Gliadin binds to HLA-DQ2 heterodimers or HLA-DQ8 heterodimers found in 90-95% and 5-10% of patients with celiac disease, respectively. HLA-DQ2 and HLA-DQ8 are present on the surface of antigen-presenting cells in the lamina propria, and binding of gliadin leads to expression of the proinflammatory cytokine interferon gamma and activation of CD4+ T lymphocytes.

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Epidemiology

United States statistics 

The frequency of celiac disease in the United States is relatively low, about 1 case in 3000 persons. Estimates suggest that approximately 1% of the Western population is affected, but celiac disease is underdiagnosed in most affected people.[6, 7]

Because the historical prevalence and long-term outcome of undiagnosed celiac disease were unknown, Rubio-Tapia et al collected serologic information on 3 cohorts[9] : 9,133 healthy young adults from whom sera were collected between 1948 and 1954, and 12,768 gender-matched subjects from 2 recent cohorts, one whose years of birth were similar to those of members of the first cohort, and the other whose age at sampling was similar.

The sera were first tested for tissue transglutaminase, then, if abnormal, for endomysial antibodies. During 45 years of follow-up in the older cohort, all-cause mortality was nearly 4-fold greater in persons with undiagnosed celiac disease than among those who were seronegative (hazard ratio = 3.9; 95% confidence interval, 2.0-7.5; P <0.001).[9]  Comparison of the older and more recent cohorts suggested that undiagnosed celiac disease in the United States has increased dramatically in the past half century: 0.2% of the older cohort had undiagnosed celiac disease compared with 0.8% of the cohort with similar years of birth and 0.9% of those with similar age at sampling (P ≤0.0001).[9]

International statistics

Approximately 3 million people in Europe and another 3 million people in the United States are estimated to be affected by celiac disease. Celiac disease is prevalent in European countries with temperate climates. The highest prevalence of celiac disease is in Ireland and Finland and in places to which Europeans emigrated, notably North America and Australia. In these populations, celiac disease affects approximately 1 in 100 individuals. The incidence of celiac disease is increasing among certain populations in Africa (Saharawui population), Asia (India),[10, 11]  and the Middle East.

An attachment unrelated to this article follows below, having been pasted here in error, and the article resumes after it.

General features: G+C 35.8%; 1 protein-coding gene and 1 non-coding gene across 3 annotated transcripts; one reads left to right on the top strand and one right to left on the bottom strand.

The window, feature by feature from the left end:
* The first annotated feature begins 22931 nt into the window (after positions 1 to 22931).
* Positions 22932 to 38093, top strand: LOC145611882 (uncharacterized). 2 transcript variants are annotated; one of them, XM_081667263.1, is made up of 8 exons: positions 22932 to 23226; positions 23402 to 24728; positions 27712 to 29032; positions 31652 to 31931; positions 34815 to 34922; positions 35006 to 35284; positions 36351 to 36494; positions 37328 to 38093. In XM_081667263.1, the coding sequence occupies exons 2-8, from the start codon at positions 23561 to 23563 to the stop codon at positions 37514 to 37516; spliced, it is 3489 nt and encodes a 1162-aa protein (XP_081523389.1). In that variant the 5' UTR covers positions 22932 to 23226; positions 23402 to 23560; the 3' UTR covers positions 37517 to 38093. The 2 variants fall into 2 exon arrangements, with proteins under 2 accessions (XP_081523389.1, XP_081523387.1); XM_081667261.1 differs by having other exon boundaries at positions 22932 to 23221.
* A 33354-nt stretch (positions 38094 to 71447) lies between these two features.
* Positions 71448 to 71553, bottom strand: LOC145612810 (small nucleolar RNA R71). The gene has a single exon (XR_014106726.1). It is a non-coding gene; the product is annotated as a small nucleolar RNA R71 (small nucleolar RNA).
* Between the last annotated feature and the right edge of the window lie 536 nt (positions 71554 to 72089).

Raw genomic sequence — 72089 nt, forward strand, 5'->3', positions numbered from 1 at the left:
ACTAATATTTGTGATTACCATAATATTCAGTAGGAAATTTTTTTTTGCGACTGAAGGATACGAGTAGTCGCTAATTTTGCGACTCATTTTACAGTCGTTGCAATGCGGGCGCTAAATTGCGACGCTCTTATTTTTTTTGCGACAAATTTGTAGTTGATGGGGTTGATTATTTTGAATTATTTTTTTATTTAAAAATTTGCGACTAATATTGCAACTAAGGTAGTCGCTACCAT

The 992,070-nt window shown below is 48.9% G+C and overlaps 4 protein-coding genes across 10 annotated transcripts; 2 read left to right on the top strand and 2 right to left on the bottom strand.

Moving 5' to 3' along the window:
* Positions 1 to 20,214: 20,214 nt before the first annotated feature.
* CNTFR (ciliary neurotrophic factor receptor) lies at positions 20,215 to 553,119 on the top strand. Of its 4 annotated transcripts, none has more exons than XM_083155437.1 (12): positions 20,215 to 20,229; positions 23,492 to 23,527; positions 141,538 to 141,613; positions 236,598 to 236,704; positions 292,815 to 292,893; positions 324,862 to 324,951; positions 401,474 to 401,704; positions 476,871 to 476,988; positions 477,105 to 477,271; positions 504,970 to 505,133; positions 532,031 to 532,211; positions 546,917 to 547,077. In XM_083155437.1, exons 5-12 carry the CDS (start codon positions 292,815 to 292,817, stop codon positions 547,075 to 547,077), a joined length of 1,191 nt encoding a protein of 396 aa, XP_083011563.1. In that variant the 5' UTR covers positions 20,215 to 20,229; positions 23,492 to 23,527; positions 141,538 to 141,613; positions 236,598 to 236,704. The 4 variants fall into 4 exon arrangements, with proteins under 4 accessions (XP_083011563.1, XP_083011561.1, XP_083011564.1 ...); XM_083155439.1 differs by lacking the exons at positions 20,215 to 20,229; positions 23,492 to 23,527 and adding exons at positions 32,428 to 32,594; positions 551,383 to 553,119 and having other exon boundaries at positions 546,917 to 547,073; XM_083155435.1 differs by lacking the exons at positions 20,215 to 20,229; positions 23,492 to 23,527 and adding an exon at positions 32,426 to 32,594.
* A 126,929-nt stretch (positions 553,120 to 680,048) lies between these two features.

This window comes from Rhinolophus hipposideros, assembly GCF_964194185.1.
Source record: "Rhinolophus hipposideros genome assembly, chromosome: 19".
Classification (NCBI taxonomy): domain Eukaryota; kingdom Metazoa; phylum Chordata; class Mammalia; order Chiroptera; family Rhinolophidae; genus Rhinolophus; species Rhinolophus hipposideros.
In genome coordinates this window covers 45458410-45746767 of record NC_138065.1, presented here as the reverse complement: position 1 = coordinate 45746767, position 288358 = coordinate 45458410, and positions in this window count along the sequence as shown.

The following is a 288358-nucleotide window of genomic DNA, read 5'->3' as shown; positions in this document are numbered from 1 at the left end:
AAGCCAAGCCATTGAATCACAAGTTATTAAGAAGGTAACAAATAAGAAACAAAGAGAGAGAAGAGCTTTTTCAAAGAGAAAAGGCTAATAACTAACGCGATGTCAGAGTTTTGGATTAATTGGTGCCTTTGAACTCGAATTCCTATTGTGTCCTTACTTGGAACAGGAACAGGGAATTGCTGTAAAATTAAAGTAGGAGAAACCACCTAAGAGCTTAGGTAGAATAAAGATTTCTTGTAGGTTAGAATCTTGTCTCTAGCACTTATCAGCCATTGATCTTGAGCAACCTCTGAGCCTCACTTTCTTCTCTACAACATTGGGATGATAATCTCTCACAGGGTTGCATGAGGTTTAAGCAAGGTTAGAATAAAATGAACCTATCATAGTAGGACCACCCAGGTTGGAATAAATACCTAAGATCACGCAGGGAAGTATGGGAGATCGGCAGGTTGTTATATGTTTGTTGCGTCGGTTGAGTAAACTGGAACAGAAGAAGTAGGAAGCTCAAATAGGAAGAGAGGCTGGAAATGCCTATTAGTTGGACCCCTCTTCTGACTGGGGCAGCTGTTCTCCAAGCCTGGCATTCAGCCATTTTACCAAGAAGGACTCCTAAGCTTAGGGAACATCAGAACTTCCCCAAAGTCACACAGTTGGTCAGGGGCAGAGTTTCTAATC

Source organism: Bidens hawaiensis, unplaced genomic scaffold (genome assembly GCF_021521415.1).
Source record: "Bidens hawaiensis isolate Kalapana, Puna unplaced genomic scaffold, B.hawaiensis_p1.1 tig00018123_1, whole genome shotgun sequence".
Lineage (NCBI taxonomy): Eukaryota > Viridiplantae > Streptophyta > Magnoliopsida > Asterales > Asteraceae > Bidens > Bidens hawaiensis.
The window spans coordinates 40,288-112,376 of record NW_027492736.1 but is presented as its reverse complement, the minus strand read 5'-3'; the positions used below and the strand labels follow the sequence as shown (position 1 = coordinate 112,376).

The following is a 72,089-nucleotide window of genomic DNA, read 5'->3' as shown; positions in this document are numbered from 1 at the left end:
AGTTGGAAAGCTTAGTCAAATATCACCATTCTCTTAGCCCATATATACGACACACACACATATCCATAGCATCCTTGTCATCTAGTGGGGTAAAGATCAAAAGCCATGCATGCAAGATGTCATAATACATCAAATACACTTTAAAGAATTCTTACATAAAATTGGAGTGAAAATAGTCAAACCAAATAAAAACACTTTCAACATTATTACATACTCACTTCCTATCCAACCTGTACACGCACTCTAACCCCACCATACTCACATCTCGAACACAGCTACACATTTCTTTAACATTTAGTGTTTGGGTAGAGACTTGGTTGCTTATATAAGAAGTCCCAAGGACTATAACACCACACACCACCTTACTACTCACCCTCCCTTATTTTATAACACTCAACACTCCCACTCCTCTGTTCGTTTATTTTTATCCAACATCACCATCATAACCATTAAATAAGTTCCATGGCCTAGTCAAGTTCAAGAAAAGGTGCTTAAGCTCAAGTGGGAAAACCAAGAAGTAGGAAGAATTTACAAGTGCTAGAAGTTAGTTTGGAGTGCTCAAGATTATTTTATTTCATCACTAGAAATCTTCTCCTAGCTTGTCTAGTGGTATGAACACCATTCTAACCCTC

Race-. sex-, and age-related demongraphics

Celiac disease is most prevalent in Western Europe and the United States, with an increasing incidence in Africa and Asia. Females are affected slightly more than males.

The age distribution of patients with celiac disease is bimodal, the first at 8-12 months and the second in the third to fourth decades. The mean age at diagnosis is 8.4 years (range, 1-17 y).

Celiac disease might become apparent in infants when gluten ingestion begins. Symptoms of celiac disease might persist throughout childhood if untreated but usually diminish in adolescence. Symptoms often reappear in early adulthood, between the third and fourth decades of life.

Approximately 20% of patients with celiac disease are older than 60 years.[12]

Adolescents with celiac disease frequently present with extraintestinal manifestations, including short stature, behavioral problems, fatigue, and skin problems. The diagnosis of celiac disease is often not established until middle age or old age.

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Prognosis

The prognosis for patients with correctly diagnosed and treated celiac disease is excellent.

The prognosis for patients with celiac disease who are not responding to gluten withdrawal and corticosteroid treatment is generally poor.

Morbidity/mortality

Although rarely lethal, celiac disease is a significant and often debilitating maldigestive and malabsorption syndrome affecting multiple organ systems.

Patients with celia disease are at an increased risk for complications, such as lymphomas and adenocarcinomas of the intestinal tract.

Untreated pregnant women are at risk of miscarriage and at risk of having a baby with a congenital malformation.

Short stature often results when celiac disease prevents nutrient absorption during the childhood years when nutrition is critical to growth and development.

Symptoms of celiac disease malabsorption can include one or more of the following (see History):